In the 19th century and in the first few decades of the 20th century many of the great collectors and hobbyists collected both stamps and coins and could see the clear relationship between them and paper money, bank-checks, money orders, and notaphily, i.e., stock certificates or scrip. Over the past fifty to sixty years, i.e., since the late 1940's or so the two classes of collecting have been alienated from one another and many collectors today see no real relationship between them and even rival them disdaining the other. It is hoped that the contents of this website and the various databases and articles will demonstrate the unity between both fields of study and show that philatelics is not only a branch of numismatics but one of its finest.


    Numismatology is the multidisciplinary science of numismatics. Numismatics, as we have seen, is the systematic and scientific study of any of the various objects other than land and its improvements serving as a generally accepted means of conveyance of either monetary value, award or reward or souvenir value. Historically, money objects emerged as social phenomenon within cultures from the very beginning.  


    Since the beginning of recorded history, about 5,000 years ago, for the sake of the dignity and good of the individual, social justice, and in order to keep peace and to settle and avoid disputes, human societies created portable money objects as an equitable medium of fair exchange for the release of all forms of debts, duties and obligations and to satisfy the demand for exact payment in equivalent value for the purchase of real property, personal property, chattle, goods and services, to to award and reward service or any individual or entity for some socially recognized and esteemed cause.


    Money objects are a socially convenient means to save or store monetary value and to transfer it from one person to another within society. A monetary object expresses a monetary unit or standard of value authorized, recognized, accepted and adopted through social convention and custom. Since the monetary unit is a social convention it is the legal tender or official currency of the society that created and authorized it.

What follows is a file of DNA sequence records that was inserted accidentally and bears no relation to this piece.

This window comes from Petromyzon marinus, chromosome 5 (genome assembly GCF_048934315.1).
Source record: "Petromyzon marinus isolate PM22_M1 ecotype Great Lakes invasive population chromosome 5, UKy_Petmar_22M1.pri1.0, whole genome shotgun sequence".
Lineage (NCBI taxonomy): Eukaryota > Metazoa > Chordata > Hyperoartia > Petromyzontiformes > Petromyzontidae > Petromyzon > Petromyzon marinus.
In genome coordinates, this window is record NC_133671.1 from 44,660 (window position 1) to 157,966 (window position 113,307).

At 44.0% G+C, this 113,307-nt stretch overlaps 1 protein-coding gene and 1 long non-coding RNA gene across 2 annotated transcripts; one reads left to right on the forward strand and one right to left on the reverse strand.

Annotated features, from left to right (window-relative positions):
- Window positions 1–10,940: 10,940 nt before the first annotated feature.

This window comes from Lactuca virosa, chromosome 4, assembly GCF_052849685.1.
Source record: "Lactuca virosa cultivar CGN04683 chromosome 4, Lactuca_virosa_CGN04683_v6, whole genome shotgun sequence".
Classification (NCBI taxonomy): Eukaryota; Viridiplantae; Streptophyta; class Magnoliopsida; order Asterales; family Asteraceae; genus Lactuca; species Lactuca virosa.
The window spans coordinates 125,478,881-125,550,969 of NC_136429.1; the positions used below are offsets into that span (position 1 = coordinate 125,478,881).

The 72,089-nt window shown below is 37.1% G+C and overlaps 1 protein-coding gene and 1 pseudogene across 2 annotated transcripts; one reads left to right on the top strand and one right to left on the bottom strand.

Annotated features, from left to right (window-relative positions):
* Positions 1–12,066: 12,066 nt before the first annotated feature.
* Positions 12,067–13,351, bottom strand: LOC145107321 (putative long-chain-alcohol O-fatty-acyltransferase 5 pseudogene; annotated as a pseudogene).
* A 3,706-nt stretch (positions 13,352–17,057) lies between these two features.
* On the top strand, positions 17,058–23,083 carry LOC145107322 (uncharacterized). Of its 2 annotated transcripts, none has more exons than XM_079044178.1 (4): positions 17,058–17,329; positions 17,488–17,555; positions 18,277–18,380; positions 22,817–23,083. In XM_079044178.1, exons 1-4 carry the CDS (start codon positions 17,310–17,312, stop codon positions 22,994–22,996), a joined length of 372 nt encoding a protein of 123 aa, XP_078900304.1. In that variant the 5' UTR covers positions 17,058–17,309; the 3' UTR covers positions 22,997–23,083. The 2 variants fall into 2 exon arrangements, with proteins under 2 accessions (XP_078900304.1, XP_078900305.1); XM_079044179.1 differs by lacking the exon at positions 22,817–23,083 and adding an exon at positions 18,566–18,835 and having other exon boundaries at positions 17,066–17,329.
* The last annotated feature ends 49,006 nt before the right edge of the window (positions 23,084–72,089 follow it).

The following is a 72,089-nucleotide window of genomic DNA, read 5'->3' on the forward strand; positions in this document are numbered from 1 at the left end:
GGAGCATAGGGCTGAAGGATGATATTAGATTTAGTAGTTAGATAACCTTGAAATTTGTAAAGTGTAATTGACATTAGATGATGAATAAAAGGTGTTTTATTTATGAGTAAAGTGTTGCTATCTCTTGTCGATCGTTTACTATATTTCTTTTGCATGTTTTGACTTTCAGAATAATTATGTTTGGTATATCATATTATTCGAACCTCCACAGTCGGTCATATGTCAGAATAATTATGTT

The class of objects used to convey monetary value is comprised of those having either intrinsic value or imputed value. 


            MONEY OBJECTS THAT HAVE INTRINSIC VALUE

    Intrinsic value is any marketable good or token used by a society as a store of monetary value.

    Intrinsic value is one of social perception and custom sometimes called "fictitious value" where a culture recognizes some material found in nature or some object manufactured by that material as precious and highly desirable, i.e., with a measurable monetary value.

    Cowrie shells, wampum, coins, and ingot bars are examples of hard cash. These objects have intrinsic value revered by social custom and tradition.

    Those objects having intrinsic value are frequently called hard cash. 

        MONEY OBJECTS THAT HAVE IMPUTED VALUE

    These are money or currency objects that are given authority by and individual, corporation, organization or government to be used to a specified value as indicated. 

    Postage stamps, stocks, bonds, securities, paper currency, coupons, and paper tokens, lottery tickets, and other similar numismatic phenomenon are those objects that had their original intended value, not inherent in the intrinsic material or media of their physical substance but in that authorized for use to that specified value.

            Principles of Valuation

Valuation is the estimation of worth for any object derived through supportable and defensible evidence of value typically published in an appraisal report by an experienced, qualified, and competent appraiser. Value in and of itself is a social perception and consequence of custom sometimes called fictitious value or perceived value which is universal to the social community in its ethos and particularized by the individual in their assimilation of the social custom and the values that society has emulated or standardized in practical life. To arrive at fair market value an appraiser must assess the various filters through which value is processed and determined by that society in order to determine the appropriate value for a specific object. The principles of valuation are by and large mathematical methods and techniques of comparison and adjustment.